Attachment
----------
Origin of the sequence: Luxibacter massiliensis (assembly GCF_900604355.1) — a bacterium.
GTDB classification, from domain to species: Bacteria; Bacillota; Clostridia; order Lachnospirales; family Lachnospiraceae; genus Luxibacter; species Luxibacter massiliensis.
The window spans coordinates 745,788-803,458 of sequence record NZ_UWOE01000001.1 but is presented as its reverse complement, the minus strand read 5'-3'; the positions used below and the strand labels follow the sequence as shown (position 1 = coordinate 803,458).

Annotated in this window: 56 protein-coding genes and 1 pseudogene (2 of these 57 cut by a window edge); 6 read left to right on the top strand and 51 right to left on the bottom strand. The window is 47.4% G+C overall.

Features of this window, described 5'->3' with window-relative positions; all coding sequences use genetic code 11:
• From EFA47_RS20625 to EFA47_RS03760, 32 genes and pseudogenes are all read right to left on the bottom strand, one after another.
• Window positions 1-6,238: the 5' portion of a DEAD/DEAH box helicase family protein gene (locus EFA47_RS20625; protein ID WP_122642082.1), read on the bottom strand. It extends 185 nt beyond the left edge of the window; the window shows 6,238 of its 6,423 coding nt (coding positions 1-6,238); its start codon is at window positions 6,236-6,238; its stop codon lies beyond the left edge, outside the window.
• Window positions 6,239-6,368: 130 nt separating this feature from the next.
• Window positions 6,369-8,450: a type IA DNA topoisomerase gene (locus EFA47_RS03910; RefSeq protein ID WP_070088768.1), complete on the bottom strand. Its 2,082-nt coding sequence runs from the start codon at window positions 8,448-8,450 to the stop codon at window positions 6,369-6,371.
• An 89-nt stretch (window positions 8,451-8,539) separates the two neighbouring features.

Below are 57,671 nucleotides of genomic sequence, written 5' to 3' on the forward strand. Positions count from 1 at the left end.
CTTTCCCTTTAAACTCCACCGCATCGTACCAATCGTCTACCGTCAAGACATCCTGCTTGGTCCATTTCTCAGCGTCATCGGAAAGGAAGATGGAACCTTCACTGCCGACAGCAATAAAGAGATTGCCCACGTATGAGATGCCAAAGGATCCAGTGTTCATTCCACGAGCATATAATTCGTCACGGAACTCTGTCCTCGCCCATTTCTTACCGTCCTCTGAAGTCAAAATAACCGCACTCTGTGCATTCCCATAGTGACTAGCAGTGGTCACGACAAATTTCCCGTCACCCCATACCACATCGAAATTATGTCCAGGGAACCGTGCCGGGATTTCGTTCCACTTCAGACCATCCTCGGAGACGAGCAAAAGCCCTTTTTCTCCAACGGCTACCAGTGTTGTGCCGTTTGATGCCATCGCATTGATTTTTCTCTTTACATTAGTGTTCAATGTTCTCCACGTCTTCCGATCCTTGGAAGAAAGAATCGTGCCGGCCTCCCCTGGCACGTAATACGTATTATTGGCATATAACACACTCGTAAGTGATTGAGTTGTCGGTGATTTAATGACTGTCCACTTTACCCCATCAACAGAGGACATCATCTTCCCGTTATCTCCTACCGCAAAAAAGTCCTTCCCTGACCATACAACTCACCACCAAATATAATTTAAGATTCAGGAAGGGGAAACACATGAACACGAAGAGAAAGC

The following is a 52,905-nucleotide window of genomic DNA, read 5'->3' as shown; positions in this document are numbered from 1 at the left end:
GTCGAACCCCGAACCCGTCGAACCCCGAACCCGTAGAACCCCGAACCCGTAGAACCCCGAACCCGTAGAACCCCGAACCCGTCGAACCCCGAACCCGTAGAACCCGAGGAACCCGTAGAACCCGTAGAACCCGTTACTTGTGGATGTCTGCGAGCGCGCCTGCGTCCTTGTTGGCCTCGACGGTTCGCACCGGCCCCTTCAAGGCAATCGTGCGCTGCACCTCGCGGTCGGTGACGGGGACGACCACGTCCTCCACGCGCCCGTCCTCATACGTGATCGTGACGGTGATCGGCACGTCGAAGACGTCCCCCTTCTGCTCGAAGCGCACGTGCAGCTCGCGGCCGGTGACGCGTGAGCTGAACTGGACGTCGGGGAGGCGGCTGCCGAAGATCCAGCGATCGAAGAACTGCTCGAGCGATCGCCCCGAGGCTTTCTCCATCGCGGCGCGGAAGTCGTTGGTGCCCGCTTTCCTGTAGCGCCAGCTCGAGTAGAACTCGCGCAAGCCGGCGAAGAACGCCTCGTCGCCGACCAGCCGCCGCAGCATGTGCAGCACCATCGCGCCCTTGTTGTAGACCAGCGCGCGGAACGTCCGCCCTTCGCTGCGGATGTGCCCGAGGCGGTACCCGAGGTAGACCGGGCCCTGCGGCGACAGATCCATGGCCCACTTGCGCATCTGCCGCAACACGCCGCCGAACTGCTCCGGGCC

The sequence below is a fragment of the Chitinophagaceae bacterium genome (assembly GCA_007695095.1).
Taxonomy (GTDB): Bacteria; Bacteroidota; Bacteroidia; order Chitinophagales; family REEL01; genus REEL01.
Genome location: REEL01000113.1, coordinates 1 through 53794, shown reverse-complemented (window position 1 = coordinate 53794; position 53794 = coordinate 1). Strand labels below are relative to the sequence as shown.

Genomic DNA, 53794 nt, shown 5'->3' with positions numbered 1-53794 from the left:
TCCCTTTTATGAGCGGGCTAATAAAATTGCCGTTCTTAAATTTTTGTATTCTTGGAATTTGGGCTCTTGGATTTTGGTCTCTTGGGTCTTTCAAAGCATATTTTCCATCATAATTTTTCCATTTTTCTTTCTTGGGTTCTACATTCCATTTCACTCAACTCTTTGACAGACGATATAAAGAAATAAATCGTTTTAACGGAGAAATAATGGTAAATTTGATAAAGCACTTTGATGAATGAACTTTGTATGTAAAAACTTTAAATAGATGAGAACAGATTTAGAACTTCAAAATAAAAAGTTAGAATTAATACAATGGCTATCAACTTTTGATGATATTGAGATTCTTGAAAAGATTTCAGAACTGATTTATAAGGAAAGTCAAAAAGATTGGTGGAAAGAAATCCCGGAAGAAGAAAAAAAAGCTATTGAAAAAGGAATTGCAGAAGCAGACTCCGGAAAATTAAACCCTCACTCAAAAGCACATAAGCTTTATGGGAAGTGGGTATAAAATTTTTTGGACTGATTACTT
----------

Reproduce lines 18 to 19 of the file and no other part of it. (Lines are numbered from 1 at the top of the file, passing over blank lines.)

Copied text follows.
Genomic DNA, 53794 nt, shown 5'->3' with positions numbered 1-53794 from the left:
TCCCTTTTATGAGCGGGCTAATAAAATTGCCGTTCTTAAATTTTTGTATTCTTGGAATTTGGGCTCTTGGATTTTGGTCTCTTGGGTCTTTCAAAGCATATTTTCCATCATAATTTTTCCATTTTTCTTTCTTGGGTTCTACATTCCATTTCACTCAACTCTTTGACAGACGATATAAAGAAATAAATCGTTTTAACGGAGAAATAATGGTAAATTTGATAAAGCACTTTGATGAATGAACTTTGTATGTAAAAACTTTAAATAGATGAGAACAGATTTAGAACTTCAAAATAAAAAGTTAGAATTAATACAATGGCTATCAACTTTTGATGATATTGAGATTCTTGAAAAGATTTCAGAACTGATTTATAAGGAAAGTCAAAAAGATTGGTGGAAAGAAATCCCGGAAGAAGAAAAAAAAGCTATTGAAAAAGGAATTGCAGAAGCAGACTCCGGAAAATTAAACCCTCACTCAAAAGCACATAAGCTTTATGGGAAGTGGGTATAAAATTTTTTGGACTGATTACTT